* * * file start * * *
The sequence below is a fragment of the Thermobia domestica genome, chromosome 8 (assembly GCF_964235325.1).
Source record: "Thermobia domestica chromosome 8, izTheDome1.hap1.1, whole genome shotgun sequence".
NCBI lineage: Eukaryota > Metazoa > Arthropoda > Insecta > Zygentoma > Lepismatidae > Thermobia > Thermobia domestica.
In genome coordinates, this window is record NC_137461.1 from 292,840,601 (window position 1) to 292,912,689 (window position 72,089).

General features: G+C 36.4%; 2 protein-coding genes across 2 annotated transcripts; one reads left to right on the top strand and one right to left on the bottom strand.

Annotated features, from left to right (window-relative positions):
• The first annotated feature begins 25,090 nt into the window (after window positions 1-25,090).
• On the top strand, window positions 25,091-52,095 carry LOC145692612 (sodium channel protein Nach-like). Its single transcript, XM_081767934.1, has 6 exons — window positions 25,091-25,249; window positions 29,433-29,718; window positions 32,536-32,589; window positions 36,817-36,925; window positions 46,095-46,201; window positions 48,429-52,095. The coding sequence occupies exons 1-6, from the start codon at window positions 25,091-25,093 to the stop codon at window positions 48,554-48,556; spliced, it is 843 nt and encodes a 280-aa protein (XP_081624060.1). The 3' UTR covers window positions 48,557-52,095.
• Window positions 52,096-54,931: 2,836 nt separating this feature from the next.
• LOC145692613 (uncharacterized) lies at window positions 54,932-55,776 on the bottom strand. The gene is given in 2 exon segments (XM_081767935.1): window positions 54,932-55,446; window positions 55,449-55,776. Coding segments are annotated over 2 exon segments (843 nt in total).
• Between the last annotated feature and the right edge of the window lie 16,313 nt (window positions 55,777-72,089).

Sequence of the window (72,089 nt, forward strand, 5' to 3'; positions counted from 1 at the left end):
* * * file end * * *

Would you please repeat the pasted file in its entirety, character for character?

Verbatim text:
The sequence below is a fragment of the Thermobia domestica genome, chromosome 8 (assembly GCF_964235325.1).
Source record: "Thermobia domestica chromosome 8, izTheDome1.hap1.1, whole genome shotgun sequence".
NCBI lineage: Eukaryota > Metazoa > Arthropoda > Insecta > Zygentoma > Lepismatidae > Thermobia > Thermobia domestica.
In genome coordinates, this window is record NC_137461.1 from 292,840,601 (window position 1) to 292,912,689 (window position 72,089).

General features: G+C 36.4%; 2 protein-coding genes across 2 annotated transcripts; one reads left to right on the top strand and one right to left on the bottom strand.

Annotated features, from left to right (window-relative positions):
• The first annotated feature begins 25,090 nt into the window (after window positions 1-25,090).
• On the top strand, window positions 25,091-52,095 carry LOC145692612 (sodium channel protein Nach-like). Its single transcript, XM_081767934.1, has 6 exons — window positions 25,091-25,249; window positions 29,433-29,718; window positions 32,536-32,589; window positions 36,817-36,925; window positions 46,095-46,201; window positions 48,429-52,095. The coding sequence occupies exons 1-6, from the start codon at window positions 25,091-25,093 to the stop codon at window positions 48,554-48,556; spliced, it is 843 nt and encodes a 280-aa protein (XP_081624060.1). The 3' UTR covers window positions 48,557-52,095.
• Window positions 52,096-54,931: 2,836 nt separating this feature from the next.
• LOC145692613 (uncharacterized) lies at window positions 54,932-55,776 on the bottom strand. The gene is given in 2 exon segments (XM_081767935.1): window positions 54,932-55,446; window positions 55,449-55,776. Coding segments are annotated over 2 exon segments (843 nt in total).
• Between the last annotated feature and the right edge of the window lie 16,313 nt (window positions 55,777-72,089).

Sequence of the window (72,089 nt, forward strand, 5' to 3'; positions counted from 1 at the left end):